Whether they’re written by ordinary people or towering figures from history, and whether they come in the form of a cheery postcard, lengthy love note or deathbed confession, there’s something irresistibly compelling about other people’s letters.
Letters of Note, the website that collects letters from everyone from escaped slave Jourdon Anderson to Marilyn Monroe, has long been one of our favourite places on the internet for this very reason. On Twitter, meanwhile, one of our current must-follows is @PastPostcard, which shares the cryptic, often strangely poetic messages found on the back of vintage postcards.
Now, Royal Mail has made public an extraordinary archive of over 1,600 letters and postcards – spanning more than 300 years, and detailing key moments in Britain’s social and personal history.
Dubbed the Letters of Our Lives project, the online gallery has been curated to celebrate Royal Mail’s 500th anniversary. Captured within it are miniature sagas of love and heartbreak, loneliness and celebration, grief and ambition, and much, much more – and we’ve got five of the most moving right here.
Women in STEM, 1887
Women are still underrepresented in STEM industries. But this 1887 letter, from pioneering English suffragette and physician Elizabeth Garrett Anderson to a speaker from London’s Royal College of Physicians, shows how difficult it was for 19th century women just to get through the door of a lecture theatre.
At the time she wrote this letter, Garrett had been qualified in medicine for 22 years, and was still the only female member of the BMA. Despite this, she still had to write a letter asking permission to be “admitted to some dark corner to hear your lecture on Lupus”.
With admirable succinctness, Garrett signs off her request: “Do not trouble to answer unless you find you can say ‘yes’.”
Letter to my father, 1916
Written in the Sikh language of Gurmukhi, this postcard is from a daughter writing to her father, a soldier who was fighting in Egypt with the British Forces, and it makes for heartbreaking reading.
“Dear Father, Best wishes to you,” writes the daughter. “Here all is well. ...With God's grace your letter has arrived. We came to know your situation. … With the sight of your letter, I felt at peace. … My heart is yours. You are my everything, and I worry about you. … I am like a living dead without you. I am unable to live like this. … Even though you give me lot of assurance.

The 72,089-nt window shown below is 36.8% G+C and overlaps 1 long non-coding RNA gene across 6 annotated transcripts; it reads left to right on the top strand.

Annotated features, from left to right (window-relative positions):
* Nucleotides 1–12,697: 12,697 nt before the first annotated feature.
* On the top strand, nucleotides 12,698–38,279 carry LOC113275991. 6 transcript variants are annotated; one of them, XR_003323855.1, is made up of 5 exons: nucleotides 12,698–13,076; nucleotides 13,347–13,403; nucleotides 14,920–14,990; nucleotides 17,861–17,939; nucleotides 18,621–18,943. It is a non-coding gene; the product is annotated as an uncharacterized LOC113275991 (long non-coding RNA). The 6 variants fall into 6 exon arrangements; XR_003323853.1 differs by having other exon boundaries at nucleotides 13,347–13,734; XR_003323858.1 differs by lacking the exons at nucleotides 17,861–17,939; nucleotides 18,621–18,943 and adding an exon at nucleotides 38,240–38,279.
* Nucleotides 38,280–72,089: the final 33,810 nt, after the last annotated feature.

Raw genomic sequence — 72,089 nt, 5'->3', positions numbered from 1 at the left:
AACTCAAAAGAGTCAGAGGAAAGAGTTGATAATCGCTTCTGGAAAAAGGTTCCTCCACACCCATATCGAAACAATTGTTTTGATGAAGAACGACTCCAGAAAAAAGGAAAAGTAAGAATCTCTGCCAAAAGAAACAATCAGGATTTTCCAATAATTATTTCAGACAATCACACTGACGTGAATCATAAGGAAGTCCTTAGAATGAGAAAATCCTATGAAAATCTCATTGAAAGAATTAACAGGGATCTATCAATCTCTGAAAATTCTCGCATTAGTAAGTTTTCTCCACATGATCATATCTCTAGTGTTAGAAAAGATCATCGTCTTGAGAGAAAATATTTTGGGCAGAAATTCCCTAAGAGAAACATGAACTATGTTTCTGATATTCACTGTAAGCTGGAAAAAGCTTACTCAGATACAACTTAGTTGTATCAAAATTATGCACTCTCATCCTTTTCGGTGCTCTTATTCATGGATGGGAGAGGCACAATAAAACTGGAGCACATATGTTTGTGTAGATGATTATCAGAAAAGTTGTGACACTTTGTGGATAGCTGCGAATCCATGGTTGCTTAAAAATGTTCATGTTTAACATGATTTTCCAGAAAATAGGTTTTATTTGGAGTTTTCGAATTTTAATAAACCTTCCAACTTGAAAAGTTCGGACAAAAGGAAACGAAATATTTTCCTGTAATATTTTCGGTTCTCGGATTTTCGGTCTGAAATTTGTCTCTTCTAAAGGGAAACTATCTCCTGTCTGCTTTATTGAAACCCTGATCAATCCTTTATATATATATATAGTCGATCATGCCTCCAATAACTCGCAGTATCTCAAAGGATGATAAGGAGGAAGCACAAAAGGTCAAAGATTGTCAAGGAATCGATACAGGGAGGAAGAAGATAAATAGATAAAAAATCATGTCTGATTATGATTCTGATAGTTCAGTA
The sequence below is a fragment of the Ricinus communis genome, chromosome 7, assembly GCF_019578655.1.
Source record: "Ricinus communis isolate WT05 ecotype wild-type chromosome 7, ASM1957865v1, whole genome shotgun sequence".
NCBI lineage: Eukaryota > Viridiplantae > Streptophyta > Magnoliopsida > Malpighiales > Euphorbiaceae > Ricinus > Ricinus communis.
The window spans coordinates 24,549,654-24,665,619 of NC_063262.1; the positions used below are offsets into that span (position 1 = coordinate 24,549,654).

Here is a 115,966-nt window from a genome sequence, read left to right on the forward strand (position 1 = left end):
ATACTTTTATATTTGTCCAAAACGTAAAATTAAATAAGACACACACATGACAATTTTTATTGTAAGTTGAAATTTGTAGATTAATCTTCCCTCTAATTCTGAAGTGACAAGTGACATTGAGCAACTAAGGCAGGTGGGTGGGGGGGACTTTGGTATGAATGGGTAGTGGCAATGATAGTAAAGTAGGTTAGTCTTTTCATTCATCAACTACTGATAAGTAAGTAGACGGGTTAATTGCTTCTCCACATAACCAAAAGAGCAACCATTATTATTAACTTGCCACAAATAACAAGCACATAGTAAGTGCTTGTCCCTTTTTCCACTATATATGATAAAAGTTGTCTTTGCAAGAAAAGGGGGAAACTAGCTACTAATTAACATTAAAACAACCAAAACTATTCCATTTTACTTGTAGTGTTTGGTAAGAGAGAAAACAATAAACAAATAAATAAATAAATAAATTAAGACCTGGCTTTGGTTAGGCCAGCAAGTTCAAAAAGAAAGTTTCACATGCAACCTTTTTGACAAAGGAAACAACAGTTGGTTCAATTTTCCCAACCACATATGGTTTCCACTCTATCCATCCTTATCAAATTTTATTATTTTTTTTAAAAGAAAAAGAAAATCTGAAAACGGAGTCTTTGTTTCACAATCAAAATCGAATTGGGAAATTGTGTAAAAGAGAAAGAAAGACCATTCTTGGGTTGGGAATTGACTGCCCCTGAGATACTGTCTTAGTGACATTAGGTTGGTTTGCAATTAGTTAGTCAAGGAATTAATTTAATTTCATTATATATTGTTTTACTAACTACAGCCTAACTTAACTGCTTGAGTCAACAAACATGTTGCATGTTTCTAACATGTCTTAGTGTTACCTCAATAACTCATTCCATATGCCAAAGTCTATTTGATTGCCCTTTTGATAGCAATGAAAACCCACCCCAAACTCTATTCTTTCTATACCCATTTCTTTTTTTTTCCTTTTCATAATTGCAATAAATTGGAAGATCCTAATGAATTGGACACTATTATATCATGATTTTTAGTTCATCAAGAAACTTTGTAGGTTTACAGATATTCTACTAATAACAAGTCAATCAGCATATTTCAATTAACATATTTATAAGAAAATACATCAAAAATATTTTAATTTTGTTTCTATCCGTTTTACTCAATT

“… Dear father please take leave and come to meet us. Please do come! We repeat again and again. Reply to our letter soon.”
Permission to marry, 1943
In 1943, a young man named Ken wrote to William Cass asking for his permission to marry his daughter, Joyce Margaret Cass. World War II was raging, and Ken was away fighting in the Allied forces.
“It’s a bit of a shame you have got to be 1,000 miles away to ask me that question,” William writes, knowingly. “I will give my consent, but it is not wise to get wed while this war lasts, and not for some considerable time after,” he continues. “What I mean is I don't want you to jump out of the frying pan into the fire sort of some. So be wise.”
“Well Ken lad it seems ages since I saw you last,” he concludes. “You must have had it rough travelling all those miles away. I hope that some day you will be coming back to dear old England the best place in the world. We keep jogging along and hope for the days to come when the lights go on again all over the world.
“Good luck Ken, keep smiling. Cheerio from Pop.”
Ken and Joyce were married just a year later on 1 May 1944, and went on to have a long and happy marriage.
The beginnings of love, 6 September 1987
This letter, from a man named Howard to his girlfriend Karen, captures the early stages of a relationship when everything is exciting and nerve-wracking and new. Howard is on holiday in Corfu with his friend Paul, but would much rather be at home with Karen.
“Holiday so far has been pleasant rather than terrific, I find my thoughts wandering back home too often so perhaps I’m homesick,” he writes, in a letter penned late at night.
A couple of pages later, he adds: “Absence really does make the heart grow fonder, – I hope very much you feel the same but sometimes it’s so very hard for me to tell. I do miss you and think about you frequently.
Perhaps now Now we are apart I feel I understand better what you were talking about the week before I left. I hope you think about me occasionally.”
The end of love, March 2004
Howard wrote pages of letters to Karen when they were first in love, but the letter he writes as their marriage comes to an end – which can also be found in the Royal Mail online archives – stretches to just one page.
“I thought today would be the right date to put some words down,” he says. “I have to separate how I feel today, from how I felt through the many good times of our marriage. At the moment I feel completely depressed, empty and directionless. And so sad.
“But that is not to say I cannot hold close the many good times and successes we had; hence the separate card.”
Howard wishes Karen well, and writes: “It’s just so sad what has happened, and in hindsight, should never have happened. But I guess that’s life. Of course we will still be in touch, but I wanted to put a few words down.
“Thanks for everything.”
You can view the full Letters of Our Lives archive here.